However, one should bear in mind that out of the ca. 150 companies, which have announced their intention to increase their production capacity or start up production in the field of thin films, only one fourth have actually already produced thin film modules on a commercial scale.
For 2010 about 12 GW of thin film production capacities are announced, which is almost a doubling of the 2009 figures. Considering that the 2009 end-of-year capacity could eventually be ready for production, First Solar and Sharp together could contribute with about 2 GW, whereas the other existing producers would add about the same capacity. For that reason, 4 GW production in 2010 are considered as possible, if market conditions allow. For the remaining 2 GW there is a high uncertainty as to whether or not it can be realised in the time-frame given.
Despite the fact that only limited comparisons between the different world regions are possible, the planned cell production capacities portray some very interesting developments.
First, the technology, as well as the company distribution, varies significantly from region to region. 48 companies are located in Europe, 41 in China, 25 in the US, 17 in Taiwan, 9 in Japan and 16 elsewhere. The majority of 117 companies is silicon based. The reason is probably that in the meantime there is a number of companies offering complete production lines for amorphous and/or micromorph silicon. 30 companies will use Cu(In,Ga)(Se,S)2 as absorber material for their thin-film solar modules, whereas 11 companies will use CdTe and 8 companies go for dye and other materials.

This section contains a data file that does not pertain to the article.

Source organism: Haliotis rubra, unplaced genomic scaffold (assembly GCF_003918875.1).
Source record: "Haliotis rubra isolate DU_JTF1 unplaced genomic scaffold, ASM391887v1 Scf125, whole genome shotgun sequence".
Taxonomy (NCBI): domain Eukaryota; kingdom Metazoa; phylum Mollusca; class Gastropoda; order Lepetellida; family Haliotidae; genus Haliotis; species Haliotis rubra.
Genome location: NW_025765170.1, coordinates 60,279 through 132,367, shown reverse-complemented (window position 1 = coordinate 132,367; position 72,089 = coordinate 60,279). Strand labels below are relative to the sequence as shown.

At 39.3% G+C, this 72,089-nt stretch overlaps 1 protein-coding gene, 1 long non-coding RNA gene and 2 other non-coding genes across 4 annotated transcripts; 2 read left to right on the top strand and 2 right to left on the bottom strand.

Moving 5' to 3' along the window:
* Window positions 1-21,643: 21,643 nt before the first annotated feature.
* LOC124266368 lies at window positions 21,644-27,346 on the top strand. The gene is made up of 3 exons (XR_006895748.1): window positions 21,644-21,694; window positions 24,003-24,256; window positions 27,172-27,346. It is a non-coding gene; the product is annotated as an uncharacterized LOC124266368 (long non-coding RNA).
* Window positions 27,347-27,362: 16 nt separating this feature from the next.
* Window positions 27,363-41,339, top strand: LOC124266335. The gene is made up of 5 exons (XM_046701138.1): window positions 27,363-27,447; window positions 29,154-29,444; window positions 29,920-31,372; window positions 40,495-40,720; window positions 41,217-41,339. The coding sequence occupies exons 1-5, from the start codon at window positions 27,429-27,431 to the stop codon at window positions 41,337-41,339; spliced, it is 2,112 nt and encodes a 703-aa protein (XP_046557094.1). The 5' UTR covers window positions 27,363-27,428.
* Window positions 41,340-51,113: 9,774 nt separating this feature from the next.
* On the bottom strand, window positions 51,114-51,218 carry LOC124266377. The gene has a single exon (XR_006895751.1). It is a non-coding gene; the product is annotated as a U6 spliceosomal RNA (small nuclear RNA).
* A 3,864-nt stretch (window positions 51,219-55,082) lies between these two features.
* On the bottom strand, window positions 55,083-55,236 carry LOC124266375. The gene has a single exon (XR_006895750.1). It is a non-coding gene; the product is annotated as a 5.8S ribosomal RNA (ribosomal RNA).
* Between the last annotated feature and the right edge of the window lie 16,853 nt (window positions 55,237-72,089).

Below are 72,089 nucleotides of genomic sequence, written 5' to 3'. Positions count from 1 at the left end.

Concentrating Photovoltaics (CPV) is an emerging market with approximately 17 MW cumulative installed capacity at the end of 2008. There are two main tracks – either high concentration > 300 suns (HCPV) or low to medium concentration with a concentration factor of 2 to approx. 300. In order to maximise the benefits of CPV, the technology requires high Direct Normal Irradiation (DNI) and these areas have a limited geographical range – the “Sun Belt” of the Earth.
The market share of CPV is still small, but an increasing number of companies are focusing on CPV. In 2008 about 10 MW of CPV were produced and market predictions for 2009 and 2010 are 30 MW and 100 MW respectively. In the case of a continuing silicon feedstock expansion to 120,000 metric tons available for the solar industry and a material consumption decrease to 8 g/Wp, about 20 GW of solar cells could theoretically then be produced annually (15 GW silicon based and 6 GW thin films). This would be twice as much as the current optimistic market predictions forecast. Another important factor is the actual utilisation rate of the production capacities. For 2007 and 2008, the overall capacity utilisation rates of the solar cell industry with respect to shipments were given as 56% and 54% respectively by Navigant Consulting. This is different from the utilisation rate with respect to production, as shipments were given with 3,061 MW and 5,492 MW by Navigant.